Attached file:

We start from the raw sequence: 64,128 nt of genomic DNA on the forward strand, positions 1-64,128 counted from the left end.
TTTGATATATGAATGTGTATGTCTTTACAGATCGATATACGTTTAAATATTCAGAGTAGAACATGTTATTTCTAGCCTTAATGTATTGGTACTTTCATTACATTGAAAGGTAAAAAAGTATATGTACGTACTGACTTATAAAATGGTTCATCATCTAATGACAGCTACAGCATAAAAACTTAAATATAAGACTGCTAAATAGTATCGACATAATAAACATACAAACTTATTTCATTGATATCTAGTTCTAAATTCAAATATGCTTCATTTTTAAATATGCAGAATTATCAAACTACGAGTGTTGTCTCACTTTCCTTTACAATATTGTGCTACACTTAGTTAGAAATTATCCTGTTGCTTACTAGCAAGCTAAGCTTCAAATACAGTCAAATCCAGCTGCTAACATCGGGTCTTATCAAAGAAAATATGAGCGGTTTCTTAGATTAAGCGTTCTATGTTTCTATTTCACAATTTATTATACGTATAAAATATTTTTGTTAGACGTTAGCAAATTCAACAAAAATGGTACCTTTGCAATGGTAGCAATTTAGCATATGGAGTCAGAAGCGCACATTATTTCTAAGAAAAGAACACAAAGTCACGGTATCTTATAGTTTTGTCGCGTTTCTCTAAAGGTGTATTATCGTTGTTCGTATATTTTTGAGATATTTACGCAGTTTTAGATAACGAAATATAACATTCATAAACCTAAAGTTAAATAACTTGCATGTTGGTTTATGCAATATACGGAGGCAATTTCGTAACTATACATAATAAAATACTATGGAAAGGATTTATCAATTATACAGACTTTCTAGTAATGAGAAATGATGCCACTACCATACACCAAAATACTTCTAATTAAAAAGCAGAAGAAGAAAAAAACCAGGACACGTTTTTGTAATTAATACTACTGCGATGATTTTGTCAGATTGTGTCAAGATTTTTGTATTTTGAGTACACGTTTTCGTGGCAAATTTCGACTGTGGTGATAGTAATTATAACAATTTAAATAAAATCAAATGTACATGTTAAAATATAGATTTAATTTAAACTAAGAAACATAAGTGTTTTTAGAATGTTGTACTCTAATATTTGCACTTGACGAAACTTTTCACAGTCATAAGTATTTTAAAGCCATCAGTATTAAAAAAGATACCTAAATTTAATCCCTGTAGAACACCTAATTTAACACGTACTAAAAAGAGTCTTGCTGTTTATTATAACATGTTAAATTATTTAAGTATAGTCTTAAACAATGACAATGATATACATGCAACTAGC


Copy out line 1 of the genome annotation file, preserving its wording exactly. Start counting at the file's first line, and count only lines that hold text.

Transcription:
We start from the raw sequence: 64,128 nt of genomic DNA on the forward strand, positions 1-64,128 counted from the left end.